Living in the industrialized world, like the United States, we are fortunate because we don't have to worry about the quality of our drinking water. Your community has the means to clean and provide water to you. But in many parts of the world, people don't have this luxury. Whether it is due to war or poverty, the lack of clean water leads to many health and social problems. In this environmental engineering science project, you will learn about different methods to filter out impurities in… Read more
EnvEng_p030
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Time Required Average (6-10 days)
Prerequisites You must have access to a stovetop.
Material Availability You will need to purchase a water filter kit. See the Materials and Equipment list for details.
Cost Low ($20 - $50)
Safety You must exercise caution when using a stovetop. Adult supervision is recommended.
Science Fair Project Idea
Imagine that you want to create your own brand of colored candies. You know they would be a success if only you could figure out how to make a certain color, such as purple. How can you do this when government regulators have approved just a few food dyes? First, you will need to find out how your competitors make all of their colors from these few dyes. Do different candy brands use the same or different dyes? This can be figured out with gel electrophoresis, a technique commonly used in… Read more
BioChem_p039
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Time Required Short (2-5 days)
Prerequisites None
Material Availability This project requires a . See the Materials and Equipment list for details.
Cost High ($100 - $150)
Safety Use caution when heating the agarose. Never connect more than five 9-volt (V) batteries together for this project.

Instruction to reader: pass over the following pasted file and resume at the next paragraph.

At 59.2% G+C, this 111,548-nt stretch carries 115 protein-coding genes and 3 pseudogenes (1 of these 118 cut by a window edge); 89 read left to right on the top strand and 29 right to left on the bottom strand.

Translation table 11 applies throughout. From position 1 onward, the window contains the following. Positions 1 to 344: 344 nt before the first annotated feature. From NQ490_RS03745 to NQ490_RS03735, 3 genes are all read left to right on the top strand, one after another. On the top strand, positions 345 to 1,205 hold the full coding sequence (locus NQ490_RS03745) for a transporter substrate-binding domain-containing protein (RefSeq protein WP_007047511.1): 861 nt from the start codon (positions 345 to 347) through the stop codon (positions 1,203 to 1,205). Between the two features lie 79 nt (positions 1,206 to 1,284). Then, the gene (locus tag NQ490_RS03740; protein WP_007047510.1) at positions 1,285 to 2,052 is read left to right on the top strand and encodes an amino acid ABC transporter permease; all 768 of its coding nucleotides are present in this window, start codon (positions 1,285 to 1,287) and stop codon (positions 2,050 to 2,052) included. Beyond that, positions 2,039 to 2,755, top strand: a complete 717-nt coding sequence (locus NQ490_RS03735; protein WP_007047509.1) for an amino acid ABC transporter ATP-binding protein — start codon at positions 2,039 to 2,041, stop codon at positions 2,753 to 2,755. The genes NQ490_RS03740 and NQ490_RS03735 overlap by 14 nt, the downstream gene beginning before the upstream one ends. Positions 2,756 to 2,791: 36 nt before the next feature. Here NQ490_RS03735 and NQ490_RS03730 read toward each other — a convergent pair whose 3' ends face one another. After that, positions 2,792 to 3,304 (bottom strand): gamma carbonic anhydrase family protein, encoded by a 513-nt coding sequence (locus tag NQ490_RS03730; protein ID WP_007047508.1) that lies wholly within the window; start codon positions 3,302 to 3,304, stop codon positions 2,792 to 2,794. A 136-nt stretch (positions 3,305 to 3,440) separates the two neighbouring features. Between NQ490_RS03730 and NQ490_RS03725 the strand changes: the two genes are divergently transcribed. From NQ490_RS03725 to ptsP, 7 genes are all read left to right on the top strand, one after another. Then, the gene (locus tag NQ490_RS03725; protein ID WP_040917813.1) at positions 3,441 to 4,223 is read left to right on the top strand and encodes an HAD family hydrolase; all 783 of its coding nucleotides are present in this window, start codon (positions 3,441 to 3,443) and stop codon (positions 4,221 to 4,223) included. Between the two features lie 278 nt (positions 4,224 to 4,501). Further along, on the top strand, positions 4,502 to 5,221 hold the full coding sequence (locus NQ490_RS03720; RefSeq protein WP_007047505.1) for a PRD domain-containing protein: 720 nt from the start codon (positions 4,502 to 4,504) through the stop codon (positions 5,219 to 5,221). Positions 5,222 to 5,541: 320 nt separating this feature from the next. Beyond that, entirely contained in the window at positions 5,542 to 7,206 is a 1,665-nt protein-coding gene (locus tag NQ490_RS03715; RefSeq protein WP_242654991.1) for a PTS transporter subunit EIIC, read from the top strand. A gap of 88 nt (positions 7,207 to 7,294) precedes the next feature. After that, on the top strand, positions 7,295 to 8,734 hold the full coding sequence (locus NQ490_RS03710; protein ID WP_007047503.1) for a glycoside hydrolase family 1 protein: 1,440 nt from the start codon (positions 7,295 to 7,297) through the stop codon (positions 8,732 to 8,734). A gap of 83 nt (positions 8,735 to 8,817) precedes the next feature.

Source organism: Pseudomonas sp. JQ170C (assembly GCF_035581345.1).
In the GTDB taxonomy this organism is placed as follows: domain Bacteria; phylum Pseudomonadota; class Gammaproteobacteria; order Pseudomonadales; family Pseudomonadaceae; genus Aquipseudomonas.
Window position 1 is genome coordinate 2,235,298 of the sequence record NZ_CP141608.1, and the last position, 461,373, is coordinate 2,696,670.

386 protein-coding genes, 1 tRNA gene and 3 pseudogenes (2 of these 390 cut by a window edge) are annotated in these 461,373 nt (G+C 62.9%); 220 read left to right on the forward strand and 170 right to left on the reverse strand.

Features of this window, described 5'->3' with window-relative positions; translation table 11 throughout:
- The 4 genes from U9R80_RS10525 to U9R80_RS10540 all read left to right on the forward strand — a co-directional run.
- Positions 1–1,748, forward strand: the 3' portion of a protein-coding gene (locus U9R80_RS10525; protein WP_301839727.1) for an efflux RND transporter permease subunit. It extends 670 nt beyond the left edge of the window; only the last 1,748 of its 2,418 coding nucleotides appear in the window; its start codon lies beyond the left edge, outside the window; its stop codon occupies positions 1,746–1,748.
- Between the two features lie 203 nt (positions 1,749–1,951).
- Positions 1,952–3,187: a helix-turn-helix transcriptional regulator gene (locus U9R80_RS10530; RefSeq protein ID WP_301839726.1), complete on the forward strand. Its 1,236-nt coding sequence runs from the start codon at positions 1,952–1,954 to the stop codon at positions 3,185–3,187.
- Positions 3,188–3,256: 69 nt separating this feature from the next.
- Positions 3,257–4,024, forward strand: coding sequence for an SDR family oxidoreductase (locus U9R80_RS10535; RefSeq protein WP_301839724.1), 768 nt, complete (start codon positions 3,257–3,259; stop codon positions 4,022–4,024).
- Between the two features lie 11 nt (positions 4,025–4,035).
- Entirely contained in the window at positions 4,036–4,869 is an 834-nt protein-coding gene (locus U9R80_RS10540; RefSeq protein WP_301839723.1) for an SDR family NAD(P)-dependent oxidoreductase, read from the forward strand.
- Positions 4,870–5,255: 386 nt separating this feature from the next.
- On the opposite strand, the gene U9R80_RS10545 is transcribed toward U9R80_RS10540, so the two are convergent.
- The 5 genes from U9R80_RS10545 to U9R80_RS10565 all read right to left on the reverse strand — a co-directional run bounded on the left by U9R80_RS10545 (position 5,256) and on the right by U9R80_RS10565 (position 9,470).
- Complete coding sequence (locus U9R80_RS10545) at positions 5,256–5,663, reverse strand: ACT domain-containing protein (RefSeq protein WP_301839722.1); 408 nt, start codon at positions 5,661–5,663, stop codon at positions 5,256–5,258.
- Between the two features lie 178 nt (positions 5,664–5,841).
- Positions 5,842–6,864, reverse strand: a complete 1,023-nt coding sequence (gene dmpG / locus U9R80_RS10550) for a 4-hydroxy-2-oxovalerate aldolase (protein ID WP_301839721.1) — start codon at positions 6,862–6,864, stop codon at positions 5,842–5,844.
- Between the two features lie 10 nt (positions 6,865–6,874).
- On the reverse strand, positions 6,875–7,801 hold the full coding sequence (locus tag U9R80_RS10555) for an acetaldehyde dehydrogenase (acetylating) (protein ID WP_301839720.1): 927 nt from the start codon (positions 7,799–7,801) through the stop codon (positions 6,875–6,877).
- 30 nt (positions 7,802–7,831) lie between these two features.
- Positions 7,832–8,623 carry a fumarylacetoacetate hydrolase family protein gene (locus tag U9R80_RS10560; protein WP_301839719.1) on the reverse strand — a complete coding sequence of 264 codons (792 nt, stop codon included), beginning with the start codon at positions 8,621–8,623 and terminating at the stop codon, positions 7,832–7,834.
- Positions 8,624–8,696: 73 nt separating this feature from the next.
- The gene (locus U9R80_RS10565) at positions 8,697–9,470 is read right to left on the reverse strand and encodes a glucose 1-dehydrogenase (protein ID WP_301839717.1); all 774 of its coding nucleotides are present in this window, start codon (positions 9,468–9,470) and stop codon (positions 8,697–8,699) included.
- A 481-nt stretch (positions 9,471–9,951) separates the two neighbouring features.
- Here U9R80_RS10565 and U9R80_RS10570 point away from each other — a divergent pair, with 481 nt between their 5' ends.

Science Fair Project Idea
Most of us live in areas where sources of water exist nearby as oceans, rivers, lakes, ponds, streams, reservoirs, wells, or even underground streams. But in some places, like the desert, water is hard to find and a precious resource. In this environmental engineering science project, you will investigate one way that people living in arid regions can collect water inexpensively: dew traps. Read more
EnvEng_p034
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Time Required Long (2-4 weeks)
Prerequisites None
Material Availability Readily available
Cost Low ($20 - $50)
Safety Minor injury is possible. Use caution when digging holes with the shovel. Don't drink any of the water that you collect in the dew traps.
Science Fair Project Idea
Interested in helping the environment, and don't mind getting dirty? In this project you get to mix it up with earthworms, soil, and various types of organic kitchen scraps. The basic idea is to set up small earthworm colonies to compost different types of food waste. You test the soils in each type to see how diet affects both the earthworm population and the nutrients they put back into the soil. This project takes a little time, but it's worth it. You'll help the environment and learn… Read more
EnvSci_p041
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Time Required Very Long (1+ months)
Prerequisites None
Cost Average ($50 - $100)
Safety No issues
Science Fair Project Idea
Solar cells are popping up on rooftops everywhere these days and are a model for clean, renewable energy. Did you ever look at those solar panels and wonder how we can get electricity produced by solar cells when the sun is not shining? It is a great question because solar panels do not produce electricity when it is dark outside. One strategy to overcome this challenge is to store the energy produced by solar cells during the day in the form of a fuel that can be used at a later time. In… Read more
Chem_p099
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Time Required Average (6-10 days)
Prerequisites Completion of a basic chemistry class is recommended before trying this science project. You should also know something about circuits, or use the [# ProjectGuide Name="Advanced.ElectronicsPrimerIntroduction" Value="HtmlAnchor" HtmlText="Science Buddies Electronics Primer" #].
Material Availability A number of specialty items are required. For your convenience a kit is available for purchase from the .
Cost Very High (over $150)
Safety Adult supervision is recommended. Use caution when connecting the four 9V batteries. Ensure that the wires/connectors do not come in contact with each other to cause a short or the batteries will become VERY hot and can possibly cause burns. Cobalt nitrate can cause skin and eye irritation. It is recommended to wear disposable gloves when handling cobalt nitrate.